In packet-switched systems, data is formed into packets and routed through a network. Each packet is sent to a destination in the network, based on an assigned address contained within the packet, typically in a header. The end-to-end delay of packets, or the time it takes a packet to travel within the network from a first user or “sender” to a second user or “receiver” varies, depending upon channel conditions, network load, Quality of Service (QoS) capabilities of the system, and other flows competing for resources among other things. Note, for clarity the following discussion describes a spread-spectrum communication systems supporting packet data communications including, but is not limited to Code Division-Multiple Access (CDMA) systems, Orthogonal Frequency Division Multiple Access (OFDMA), Wideband Code Division Multiple Access (W-CDMA), Global Systems for Mobile Communications (GSM) systems, systems supporting IEEE standards, such as 802.11 (A,B,G), 802.16, etc.
In a wireless communication system, each packet may incur a source to destination delay different from that experienced by other packets belonging to the same flow. This variation in delay is known as “jitter.” Jitter creates additional complications for receiver-side applications. If the receiver does not correct for jitter, the received message will suffer distortion when the packets are re-assembled. Some systems correct for jitter when reconstructing messages from the received packets. Such systems incorporate a de-jitter buffer, which adds a wait time, referred to as a de-jitter buffer delay. When the de-jitter buffer applies a fixed, large de-jitter buffer delay, it may accommodate a high amount of jitter in arrival of packets; however, this use is not efficient since packets having a smaller delay are also processed using the large de-jitter buffer delay even though these packets could have been processed earlier. This leads to larger end-to-end delays for these packets than what may have been achieved using a smaller de-jitter buffer delay.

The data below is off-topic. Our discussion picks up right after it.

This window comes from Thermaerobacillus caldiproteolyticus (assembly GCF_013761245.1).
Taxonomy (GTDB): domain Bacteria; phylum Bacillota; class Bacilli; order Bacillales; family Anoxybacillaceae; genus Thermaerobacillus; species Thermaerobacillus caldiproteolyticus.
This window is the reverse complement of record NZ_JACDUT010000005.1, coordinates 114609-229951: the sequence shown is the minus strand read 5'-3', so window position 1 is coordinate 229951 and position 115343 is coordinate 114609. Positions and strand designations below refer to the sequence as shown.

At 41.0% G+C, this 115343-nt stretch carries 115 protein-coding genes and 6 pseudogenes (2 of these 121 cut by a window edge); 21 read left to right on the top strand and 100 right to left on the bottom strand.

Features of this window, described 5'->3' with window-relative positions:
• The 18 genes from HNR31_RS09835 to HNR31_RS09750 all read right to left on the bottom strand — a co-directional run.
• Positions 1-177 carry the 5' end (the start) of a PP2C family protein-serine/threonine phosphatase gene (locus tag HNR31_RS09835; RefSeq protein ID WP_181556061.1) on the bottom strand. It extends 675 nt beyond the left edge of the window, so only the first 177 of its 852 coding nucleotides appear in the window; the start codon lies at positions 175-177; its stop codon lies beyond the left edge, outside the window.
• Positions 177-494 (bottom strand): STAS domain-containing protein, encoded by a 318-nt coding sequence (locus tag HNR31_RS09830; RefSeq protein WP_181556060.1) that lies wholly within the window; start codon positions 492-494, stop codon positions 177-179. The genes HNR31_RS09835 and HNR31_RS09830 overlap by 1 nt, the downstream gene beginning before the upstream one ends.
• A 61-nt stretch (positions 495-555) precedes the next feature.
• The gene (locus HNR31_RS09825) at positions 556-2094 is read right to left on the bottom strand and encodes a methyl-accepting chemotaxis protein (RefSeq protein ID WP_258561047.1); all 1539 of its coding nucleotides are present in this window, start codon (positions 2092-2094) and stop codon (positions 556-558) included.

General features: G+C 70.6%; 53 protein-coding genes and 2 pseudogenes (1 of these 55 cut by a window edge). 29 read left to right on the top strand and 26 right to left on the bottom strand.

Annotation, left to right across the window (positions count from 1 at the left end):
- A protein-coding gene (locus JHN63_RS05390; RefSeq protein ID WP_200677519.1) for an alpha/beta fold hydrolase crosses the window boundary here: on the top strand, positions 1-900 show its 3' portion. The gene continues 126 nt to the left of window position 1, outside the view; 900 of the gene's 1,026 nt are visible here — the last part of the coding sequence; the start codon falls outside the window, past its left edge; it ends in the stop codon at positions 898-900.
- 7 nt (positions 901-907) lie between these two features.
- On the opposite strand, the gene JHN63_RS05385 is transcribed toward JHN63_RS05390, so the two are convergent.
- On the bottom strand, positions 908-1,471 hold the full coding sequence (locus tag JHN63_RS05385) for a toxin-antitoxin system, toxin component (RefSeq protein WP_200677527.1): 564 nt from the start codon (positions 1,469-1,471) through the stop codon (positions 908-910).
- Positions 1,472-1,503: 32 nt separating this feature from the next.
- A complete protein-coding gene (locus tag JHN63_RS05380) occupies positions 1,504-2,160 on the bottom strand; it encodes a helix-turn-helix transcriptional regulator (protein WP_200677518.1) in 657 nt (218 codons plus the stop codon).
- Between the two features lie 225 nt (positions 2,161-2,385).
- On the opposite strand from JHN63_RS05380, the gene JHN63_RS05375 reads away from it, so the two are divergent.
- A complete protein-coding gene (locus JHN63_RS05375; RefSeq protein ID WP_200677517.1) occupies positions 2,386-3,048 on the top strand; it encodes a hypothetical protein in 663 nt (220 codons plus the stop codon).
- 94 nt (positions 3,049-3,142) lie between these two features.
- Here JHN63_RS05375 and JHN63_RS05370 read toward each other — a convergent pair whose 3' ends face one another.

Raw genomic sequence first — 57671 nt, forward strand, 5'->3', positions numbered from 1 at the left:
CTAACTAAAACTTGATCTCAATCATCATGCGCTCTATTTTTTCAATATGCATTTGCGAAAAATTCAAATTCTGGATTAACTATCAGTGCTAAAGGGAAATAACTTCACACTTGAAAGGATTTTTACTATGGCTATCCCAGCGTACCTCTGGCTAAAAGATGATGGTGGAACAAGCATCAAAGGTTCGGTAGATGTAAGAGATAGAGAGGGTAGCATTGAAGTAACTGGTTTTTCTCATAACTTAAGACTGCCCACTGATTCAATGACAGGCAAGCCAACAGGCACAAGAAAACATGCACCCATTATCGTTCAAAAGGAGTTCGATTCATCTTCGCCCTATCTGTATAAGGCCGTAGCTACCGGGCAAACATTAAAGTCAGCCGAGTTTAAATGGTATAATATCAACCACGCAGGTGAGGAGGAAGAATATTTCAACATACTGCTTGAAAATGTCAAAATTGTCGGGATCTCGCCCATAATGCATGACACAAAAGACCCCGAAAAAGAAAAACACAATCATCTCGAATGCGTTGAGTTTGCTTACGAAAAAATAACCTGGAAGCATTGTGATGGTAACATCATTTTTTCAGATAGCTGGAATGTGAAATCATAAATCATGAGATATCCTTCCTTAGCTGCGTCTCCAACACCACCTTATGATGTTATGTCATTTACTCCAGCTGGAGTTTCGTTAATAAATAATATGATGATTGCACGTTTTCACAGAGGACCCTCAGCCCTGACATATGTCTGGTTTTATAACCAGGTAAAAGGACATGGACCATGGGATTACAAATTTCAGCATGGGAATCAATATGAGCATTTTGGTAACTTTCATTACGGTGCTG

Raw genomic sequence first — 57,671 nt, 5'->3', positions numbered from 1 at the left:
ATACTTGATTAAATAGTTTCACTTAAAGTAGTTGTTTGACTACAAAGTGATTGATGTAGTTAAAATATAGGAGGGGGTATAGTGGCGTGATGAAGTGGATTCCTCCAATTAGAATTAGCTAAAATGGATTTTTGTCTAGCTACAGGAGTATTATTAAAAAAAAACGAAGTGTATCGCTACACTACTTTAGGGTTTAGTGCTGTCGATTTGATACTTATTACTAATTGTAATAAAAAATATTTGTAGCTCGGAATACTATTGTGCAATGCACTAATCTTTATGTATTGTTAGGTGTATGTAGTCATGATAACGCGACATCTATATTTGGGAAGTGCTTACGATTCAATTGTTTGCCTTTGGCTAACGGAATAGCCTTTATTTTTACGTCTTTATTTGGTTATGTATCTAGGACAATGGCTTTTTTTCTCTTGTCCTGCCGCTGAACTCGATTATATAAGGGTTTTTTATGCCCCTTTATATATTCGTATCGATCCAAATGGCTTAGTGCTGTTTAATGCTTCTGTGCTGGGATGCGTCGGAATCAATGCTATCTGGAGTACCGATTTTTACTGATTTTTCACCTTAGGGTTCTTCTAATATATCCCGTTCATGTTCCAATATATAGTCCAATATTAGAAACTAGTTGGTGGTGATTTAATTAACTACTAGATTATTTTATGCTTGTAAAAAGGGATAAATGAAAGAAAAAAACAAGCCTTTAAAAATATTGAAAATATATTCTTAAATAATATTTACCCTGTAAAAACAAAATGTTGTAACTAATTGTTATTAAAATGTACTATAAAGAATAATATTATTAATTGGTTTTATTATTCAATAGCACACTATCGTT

In order to prevent this, VoIP systems incorporating de-jitter buffers may try to adapt to changes in packet delay. For instance, a de-jitter buffer may detect changes in packet delay by analyzing packet arrival statistics. Many de-jitter buffer implementations do not adapt their delay at all and are configured to have a conservatively large delay. In this case, the de-jitter buffer may add excessive delay to packets causing a user's experience to be sub-optimal.